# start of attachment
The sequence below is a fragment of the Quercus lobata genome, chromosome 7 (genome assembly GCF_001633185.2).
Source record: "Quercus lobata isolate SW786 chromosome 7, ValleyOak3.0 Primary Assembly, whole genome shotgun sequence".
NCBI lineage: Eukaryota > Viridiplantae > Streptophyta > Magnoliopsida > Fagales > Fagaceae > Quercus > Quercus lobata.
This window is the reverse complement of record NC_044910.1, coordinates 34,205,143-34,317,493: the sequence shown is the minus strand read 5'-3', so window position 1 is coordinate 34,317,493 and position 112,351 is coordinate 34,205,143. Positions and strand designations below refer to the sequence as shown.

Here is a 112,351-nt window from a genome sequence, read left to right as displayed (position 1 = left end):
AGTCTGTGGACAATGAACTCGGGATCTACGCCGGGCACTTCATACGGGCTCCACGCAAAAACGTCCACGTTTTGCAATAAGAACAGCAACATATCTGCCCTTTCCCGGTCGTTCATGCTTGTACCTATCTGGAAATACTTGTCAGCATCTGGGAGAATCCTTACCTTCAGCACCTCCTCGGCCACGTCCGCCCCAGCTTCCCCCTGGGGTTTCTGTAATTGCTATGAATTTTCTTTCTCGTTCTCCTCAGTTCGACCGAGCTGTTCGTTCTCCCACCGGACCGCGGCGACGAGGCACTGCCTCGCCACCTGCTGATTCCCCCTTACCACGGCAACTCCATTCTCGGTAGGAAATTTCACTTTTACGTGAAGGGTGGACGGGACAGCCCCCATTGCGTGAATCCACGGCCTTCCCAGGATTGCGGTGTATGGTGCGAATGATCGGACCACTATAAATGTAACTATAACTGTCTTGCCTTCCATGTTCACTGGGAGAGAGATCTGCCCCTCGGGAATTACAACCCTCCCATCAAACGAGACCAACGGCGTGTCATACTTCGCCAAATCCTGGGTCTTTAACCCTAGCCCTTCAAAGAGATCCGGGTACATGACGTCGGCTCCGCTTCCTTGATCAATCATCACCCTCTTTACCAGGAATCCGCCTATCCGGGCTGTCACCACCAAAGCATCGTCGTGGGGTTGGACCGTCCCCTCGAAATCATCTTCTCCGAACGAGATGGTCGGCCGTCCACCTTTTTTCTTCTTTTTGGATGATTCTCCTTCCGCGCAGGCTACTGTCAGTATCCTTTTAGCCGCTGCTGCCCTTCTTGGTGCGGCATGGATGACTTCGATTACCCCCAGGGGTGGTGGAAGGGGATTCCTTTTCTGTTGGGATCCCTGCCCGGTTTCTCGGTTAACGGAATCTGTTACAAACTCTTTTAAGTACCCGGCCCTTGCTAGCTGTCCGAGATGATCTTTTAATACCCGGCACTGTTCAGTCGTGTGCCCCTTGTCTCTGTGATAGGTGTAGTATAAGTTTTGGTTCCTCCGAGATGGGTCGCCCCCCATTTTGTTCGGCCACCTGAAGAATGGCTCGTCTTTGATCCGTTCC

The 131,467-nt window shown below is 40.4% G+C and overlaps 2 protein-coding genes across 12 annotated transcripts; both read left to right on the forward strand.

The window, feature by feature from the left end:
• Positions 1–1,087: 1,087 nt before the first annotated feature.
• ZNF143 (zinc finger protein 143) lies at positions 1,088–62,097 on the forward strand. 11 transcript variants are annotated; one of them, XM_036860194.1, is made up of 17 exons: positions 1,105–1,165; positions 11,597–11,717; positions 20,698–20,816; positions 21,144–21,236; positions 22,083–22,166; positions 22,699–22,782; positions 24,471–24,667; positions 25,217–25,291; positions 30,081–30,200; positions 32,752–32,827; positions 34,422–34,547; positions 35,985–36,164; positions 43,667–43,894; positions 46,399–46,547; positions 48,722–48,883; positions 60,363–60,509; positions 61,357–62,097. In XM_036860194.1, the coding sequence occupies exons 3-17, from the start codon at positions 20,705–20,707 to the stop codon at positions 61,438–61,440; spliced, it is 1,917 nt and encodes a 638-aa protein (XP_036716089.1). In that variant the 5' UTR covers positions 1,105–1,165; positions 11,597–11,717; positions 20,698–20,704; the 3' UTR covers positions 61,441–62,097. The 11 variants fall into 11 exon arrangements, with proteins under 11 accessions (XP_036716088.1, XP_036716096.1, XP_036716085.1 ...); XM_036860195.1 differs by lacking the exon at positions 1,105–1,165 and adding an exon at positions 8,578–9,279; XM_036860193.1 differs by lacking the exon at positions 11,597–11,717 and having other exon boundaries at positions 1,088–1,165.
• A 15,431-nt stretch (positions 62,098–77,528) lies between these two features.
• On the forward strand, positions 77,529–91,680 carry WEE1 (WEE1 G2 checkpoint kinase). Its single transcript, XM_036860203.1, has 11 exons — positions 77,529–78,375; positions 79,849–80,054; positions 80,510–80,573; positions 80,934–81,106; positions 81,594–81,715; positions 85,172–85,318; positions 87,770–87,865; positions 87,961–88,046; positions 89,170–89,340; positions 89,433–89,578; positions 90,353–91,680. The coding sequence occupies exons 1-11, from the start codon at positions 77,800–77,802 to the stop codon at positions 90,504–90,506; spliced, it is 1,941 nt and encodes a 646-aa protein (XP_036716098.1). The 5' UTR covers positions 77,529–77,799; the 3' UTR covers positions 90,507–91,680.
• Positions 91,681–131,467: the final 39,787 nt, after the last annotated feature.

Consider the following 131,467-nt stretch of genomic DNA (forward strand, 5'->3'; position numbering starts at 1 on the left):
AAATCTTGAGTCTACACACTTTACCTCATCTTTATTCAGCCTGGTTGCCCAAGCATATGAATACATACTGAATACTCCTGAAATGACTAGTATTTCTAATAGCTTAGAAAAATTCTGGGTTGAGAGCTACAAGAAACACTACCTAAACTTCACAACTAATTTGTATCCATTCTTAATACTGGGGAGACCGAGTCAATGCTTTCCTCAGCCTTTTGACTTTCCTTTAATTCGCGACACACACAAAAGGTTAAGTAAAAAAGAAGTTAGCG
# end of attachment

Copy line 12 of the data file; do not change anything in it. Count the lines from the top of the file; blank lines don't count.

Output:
• On the forward strand, positions 77,529–91,680 carry WEE1 (WEE1 G2 checkpoint kinase). Its single transcript, XM_036860203.1, has 11 exons — positions 77,529–78,375; positions 79,849–80,054; positions 80,510–80,573; positions 80,934–81,106; positions 81,594–81,715; positions 85,172–85,318; positions 87,770–87,865; positions 87,961–88,046; positions 89,170–89,340; positions 89,433–89,578; positions 90,353–91,680. The coding sequence occupies exons 1-11, from the start codon at positions 77,800–77,802 to the stop codon at positions 90,504–90,506; spliced, it is 1,941 nt and encodes a 646-aa protein (XP_036716098.1). The 5' UTR covers positions 77,529–77,799; the 3' UTR covers positions 90,507–91,680.